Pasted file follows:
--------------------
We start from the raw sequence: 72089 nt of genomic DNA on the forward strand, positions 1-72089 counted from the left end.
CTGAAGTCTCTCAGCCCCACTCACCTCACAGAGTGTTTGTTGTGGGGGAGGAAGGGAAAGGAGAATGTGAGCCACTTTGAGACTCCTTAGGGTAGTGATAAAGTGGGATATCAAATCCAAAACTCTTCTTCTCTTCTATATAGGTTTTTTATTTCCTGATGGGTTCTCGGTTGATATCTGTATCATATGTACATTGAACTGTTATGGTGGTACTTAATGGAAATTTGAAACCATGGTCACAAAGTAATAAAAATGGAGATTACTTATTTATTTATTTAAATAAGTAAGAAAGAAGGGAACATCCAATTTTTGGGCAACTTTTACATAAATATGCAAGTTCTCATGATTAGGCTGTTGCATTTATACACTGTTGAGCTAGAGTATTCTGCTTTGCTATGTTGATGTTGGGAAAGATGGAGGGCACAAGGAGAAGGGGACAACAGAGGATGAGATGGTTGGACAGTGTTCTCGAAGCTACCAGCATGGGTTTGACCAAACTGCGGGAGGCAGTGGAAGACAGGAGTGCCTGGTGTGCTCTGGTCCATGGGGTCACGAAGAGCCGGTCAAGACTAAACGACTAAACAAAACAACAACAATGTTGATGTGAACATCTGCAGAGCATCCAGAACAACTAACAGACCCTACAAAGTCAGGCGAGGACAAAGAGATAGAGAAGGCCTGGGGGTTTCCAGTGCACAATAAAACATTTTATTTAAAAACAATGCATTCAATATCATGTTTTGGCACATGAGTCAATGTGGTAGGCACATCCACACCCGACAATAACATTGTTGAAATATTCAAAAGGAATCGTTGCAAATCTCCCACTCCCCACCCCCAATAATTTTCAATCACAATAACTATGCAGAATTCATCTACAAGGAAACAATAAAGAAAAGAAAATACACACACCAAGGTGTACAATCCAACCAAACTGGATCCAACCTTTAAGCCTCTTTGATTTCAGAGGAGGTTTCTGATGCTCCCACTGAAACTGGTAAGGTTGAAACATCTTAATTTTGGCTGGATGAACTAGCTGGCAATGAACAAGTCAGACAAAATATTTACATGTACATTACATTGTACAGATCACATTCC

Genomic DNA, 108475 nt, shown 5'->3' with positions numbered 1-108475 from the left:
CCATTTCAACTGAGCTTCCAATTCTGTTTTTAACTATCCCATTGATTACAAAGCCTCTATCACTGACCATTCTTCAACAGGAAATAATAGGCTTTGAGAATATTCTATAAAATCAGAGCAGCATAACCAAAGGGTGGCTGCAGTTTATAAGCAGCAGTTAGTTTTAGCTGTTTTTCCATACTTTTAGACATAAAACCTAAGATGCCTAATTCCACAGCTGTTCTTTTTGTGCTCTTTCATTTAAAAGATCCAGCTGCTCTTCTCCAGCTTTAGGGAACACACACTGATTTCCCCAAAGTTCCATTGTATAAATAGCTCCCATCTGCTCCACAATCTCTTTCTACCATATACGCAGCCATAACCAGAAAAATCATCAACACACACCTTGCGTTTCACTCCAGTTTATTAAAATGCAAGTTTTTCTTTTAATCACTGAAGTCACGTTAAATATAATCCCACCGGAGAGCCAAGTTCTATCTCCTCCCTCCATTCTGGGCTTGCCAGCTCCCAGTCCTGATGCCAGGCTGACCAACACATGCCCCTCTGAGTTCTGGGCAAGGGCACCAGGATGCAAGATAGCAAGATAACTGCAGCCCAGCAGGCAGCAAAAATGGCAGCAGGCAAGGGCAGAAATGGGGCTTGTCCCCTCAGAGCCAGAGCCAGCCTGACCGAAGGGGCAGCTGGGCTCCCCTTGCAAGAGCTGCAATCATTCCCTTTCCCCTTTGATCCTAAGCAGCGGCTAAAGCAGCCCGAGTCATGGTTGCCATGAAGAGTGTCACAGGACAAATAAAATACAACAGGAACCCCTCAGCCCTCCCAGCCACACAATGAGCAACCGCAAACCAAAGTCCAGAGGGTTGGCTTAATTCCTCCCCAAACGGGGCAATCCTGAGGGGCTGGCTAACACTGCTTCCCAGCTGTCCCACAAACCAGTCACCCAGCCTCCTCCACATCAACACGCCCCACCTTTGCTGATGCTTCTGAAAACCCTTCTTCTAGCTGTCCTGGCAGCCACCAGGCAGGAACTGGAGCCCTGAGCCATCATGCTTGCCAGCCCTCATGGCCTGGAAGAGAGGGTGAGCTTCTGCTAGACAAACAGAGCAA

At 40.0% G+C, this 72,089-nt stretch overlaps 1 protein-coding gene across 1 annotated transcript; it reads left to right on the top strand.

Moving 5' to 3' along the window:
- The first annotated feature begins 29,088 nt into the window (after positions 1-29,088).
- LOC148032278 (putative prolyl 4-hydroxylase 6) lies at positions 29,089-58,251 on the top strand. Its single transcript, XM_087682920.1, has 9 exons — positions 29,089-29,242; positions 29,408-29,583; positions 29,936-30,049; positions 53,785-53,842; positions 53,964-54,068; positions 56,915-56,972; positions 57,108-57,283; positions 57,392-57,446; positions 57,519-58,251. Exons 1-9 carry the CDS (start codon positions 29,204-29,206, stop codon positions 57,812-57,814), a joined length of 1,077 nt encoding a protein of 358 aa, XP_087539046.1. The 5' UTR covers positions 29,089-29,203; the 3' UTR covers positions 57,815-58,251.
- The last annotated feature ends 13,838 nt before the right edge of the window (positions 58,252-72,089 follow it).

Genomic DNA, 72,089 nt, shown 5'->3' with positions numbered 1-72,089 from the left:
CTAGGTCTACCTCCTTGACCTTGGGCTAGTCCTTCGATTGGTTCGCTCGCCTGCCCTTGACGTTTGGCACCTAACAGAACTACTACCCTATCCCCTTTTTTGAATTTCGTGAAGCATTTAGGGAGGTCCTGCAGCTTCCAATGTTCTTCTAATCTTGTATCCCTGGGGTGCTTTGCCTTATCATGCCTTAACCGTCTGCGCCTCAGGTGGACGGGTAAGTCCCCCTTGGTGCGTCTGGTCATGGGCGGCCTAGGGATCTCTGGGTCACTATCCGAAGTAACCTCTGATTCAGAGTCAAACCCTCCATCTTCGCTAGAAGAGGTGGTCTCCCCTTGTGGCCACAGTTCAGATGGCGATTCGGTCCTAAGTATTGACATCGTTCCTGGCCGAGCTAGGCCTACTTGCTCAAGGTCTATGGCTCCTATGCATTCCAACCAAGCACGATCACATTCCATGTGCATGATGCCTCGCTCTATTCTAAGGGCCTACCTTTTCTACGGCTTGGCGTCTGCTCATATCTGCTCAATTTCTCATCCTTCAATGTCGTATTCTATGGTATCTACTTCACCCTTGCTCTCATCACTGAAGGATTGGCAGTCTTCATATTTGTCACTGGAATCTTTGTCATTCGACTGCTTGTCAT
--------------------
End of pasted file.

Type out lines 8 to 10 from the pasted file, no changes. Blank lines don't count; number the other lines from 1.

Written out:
- LOC148032278 (putative prolyl 4-hydroxylase 6) lies at positions 29,089-58,251 on the top strand. Its single transcript, XM_087682920.1, has 9 exons — positions 29,089-29,242; positions 29,408-29,583; positions 29,936-30,049; positions 53,785-53,842; positions 53,964-54,068; positions 56,915-56,972; positions 57,108-57,283; positions 57,392-57,446; positions 57,519-58,251. Exons 1-9 carry the CDS (start codon positions 29,204-29,206, stop codon positions 57,812-57,814), a joined length of 1,077 nt encoding a protein of 358 aa, XP_087539046.1. The 5' UTR covers positions 29,089-29,203; the 3' UTR covers positions 57,815-58,251.
- The last annotated feature ends 13,838 nt before the right edge of the window (positions 58,252-72,089 follow it).

Genomic DNA, 72,089 nt, shown 5'->3' with positions numbered 1-72,089 from the left: